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5 Things To Consider When New Employees Are Leaving

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Founder & CIO, HR Maximizer Inc, Recruitment | Talent Acquisition Coach, Speaker, Live Stream Host. Helping orgs. fill perm jobs faster.

I read an article recently that described a CEO who was determined that his entire organization should return to the office during the pandemic. Mounting evidence pointed to this decision causing a higher rate of attrition at the company.

In the face of competition where remote work is a possibility, and in the midst of what many are dubbing “The Great Resignation,” I was inspired to write about things I think all employers and top executives should acknowledge and act upon when it comes to increases in turnover.

Trends To Watch Out For

First, do not ignore trends. When backed up by numbers, trends should be considered heavily in HR decisions as these also affect talent acquisition. If unusually large numbers of people are leaving, and especially when it includes new people, this is uncovering a deeper-rooted problem that should be addressed immediately.

If the employees leaving seems coordinated, it usually means that people are talking among themselves in the company. It also results in competitors becoming aware of the deficiency and preying upon the situation.

Think about it, when someone switches to a new job, they tell family and friends and communicate with former workmates as well as new ones. In the end, if employees are willing to leave after a short period of time, things have gone horribly wrong.

Assuming that they were actually a good fit for the job, there are usually only five main reasons why someone would leave after only a short time.

Why New Employees Take An Early Exit

1. They realize, almost instantly, that they made a bad decision and would prefer to be unemployed (and eventually find something new) rather than deal with the situation at your company.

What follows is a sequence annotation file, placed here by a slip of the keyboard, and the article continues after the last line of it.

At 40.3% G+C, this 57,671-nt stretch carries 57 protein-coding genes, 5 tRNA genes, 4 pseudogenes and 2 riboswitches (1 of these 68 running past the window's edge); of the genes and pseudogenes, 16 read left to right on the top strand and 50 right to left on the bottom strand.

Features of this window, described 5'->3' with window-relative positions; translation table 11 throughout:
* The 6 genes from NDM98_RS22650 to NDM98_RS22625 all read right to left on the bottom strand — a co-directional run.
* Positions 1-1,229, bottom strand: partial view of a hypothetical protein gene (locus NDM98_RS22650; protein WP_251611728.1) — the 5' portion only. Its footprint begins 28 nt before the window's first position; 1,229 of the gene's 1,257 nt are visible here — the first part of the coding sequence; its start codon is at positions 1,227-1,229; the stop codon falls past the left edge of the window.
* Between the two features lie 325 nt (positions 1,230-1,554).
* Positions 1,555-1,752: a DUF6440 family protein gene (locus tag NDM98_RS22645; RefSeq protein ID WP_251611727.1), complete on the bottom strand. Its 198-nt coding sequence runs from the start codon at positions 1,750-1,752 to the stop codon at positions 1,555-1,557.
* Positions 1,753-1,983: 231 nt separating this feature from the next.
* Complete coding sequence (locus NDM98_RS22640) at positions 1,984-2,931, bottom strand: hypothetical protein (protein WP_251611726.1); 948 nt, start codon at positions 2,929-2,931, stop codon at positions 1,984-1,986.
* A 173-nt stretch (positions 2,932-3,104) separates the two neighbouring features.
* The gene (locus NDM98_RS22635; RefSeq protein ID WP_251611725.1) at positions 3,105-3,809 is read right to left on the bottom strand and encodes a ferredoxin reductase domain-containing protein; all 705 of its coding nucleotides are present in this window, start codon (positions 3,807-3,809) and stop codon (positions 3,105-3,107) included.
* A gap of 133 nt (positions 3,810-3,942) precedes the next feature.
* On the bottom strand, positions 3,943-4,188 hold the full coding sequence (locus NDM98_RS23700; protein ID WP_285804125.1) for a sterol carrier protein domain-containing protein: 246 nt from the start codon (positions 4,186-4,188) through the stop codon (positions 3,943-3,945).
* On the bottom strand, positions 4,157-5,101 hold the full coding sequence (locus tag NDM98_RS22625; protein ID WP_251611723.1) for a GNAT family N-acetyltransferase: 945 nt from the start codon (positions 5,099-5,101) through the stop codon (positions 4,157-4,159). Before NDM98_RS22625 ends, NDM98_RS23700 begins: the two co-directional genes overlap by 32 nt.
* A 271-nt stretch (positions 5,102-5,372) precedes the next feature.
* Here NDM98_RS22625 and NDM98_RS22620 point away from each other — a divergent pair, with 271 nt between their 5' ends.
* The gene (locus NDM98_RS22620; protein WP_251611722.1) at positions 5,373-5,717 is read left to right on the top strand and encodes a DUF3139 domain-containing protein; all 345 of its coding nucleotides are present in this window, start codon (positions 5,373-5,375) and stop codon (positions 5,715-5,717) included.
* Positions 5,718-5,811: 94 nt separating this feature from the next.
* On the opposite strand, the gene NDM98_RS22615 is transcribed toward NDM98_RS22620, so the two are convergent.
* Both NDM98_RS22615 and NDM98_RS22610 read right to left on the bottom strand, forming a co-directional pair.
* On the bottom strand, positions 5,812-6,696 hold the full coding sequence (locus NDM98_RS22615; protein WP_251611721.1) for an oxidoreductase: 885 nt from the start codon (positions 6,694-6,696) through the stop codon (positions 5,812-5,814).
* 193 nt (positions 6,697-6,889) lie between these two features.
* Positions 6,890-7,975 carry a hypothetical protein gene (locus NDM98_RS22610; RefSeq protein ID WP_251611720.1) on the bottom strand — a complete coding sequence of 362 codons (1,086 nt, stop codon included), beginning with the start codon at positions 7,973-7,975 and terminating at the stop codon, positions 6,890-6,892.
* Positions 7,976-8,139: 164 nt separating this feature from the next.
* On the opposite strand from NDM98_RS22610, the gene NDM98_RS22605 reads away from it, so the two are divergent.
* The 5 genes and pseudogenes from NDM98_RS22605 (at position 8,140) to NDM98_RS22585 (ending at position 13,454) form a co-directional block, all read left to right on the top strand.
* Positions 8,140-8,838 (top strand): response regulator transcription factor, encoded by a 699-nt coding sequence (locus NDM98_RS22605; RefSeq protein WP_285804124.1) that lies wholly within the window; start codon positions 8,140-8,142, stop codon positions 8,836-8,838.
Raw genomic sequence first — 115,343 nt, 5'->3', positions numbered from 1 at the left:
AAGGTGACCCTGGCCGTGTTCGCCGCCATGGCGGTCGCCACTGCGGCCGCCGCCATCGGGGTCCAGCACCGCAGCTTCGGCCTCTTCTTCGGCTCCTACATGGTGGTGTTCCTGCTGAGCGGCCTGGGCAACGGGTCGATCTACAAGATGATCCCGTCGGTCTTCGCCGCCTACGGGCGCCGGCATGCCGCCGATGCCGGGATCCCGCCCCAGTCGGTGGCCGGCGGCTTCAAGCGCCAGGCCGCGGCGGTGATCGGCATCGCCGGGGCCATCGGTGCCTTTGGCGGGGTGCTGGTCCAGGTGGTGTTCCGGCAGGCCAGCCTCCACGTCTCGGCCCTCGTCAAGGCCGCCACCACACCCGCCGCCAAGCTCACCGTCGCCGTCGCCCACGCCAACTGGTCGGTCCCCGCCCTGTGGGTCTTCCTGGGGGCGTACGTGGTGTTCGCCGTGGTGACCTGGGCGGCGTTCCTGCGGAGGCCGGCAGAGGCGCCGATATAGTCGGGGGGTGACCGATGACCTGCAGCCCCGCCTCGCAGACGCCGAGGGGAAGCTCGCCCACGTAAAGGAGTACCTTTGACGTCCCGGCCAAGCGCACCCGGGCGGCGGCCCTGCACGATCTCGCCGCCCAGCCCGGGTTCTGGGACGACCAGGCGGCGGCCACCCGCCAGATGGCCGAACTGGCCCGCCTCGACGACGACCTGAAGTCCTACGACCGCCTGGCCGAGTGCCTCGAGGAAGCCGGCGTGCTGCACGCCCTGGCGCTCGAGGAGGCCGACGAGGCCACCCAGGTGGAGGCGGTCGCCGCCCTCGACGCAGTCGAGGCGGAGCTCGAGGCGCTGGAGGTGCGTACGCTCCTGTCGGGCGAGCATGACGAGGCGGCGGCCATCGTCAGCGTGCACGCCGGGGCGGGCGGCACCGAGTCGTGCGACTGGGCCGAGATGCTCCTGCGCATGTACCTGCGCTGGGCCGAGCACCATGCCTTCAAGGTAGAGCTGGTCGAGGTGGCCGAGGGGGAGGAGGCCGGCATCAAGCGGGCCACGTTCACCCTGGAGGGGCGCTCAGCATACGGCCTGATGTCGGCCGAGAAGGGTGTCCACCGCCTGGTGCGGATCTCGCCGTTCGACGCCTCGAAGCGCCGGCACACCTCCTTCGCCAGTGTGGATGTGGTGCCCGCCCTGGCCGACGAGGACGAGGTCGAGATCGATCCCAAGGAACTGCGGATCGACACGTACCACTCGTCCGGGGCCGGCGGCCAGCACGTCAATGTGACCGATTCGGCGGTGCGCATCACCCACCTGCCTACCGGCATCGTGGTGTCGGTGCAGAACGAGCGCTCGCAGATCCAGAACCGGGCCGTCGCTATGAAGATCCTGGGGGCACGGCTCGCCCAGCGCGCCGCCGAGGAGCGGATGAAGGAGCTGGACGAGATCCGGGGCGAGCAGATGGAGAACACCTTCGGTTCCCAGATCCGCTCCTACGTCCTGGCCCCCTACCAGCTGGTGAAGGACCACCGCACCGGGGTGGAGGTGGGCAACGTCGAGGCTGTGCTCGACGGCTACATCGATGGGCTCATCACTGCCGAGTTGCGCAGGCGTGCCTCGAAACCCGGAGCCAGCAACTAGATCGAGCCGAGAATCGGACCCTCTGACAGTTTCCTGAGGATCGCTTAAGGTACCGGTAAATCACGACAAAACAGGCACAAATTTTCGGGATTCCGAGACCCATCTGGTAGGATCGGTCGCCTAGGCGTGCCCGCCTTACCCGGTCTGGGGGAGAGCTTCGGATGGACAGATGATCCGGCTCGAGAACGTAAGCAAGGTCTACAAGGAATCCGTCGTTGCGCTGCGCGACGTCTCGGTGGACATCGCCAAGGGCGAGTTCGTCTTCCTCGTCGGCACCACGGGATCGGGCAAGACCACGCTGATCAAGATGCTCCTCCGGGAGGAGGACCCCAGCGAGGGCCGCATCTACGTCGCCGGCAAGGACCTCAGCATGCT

2. The other jobs that may have been their second or third choice suddenly became first. Or the competing recruiters may have stayed in touch and taken advantage of the unhappiness and recruited them away.

3. They never actually stopped looking after starting at the job, especially when they observed one or more undesirable things after they got there.

4. Some promise wasn’t delivered or something substantially changed with the job arrangement that was undesirable to the new employee.

5. They want to start their own business or had some other life-altering reason. This is probably the least likely scenario if they are a new employee.

The very first thing an employer or an executive should ask themselves and their team when employees are leaving is “why?” Keep asking the question and don’t stop until you find the answer.

If not, their organization will continue to be perceived as a less-than or a second option and will have a very difficult time attracting or retaining future talent, which we know is the lifeblood of any successful company.

Just like public speaker and entrepreneur Quint Studer said on one of my shows this year, true leaders, the really good ones, aren’t afraid of the truth. They are willing to accept it head-on and deal with the issues. They don’t make excuses and say it’s the market or something else.

So I encourage you to tackle any issues causing attrition quickly and directly, for they are the lifeblood of your company. The good news is that if they are addressed, both talent acquisition and retention will improve greatly. Employees tend to want to be part of the solution, not the problem.


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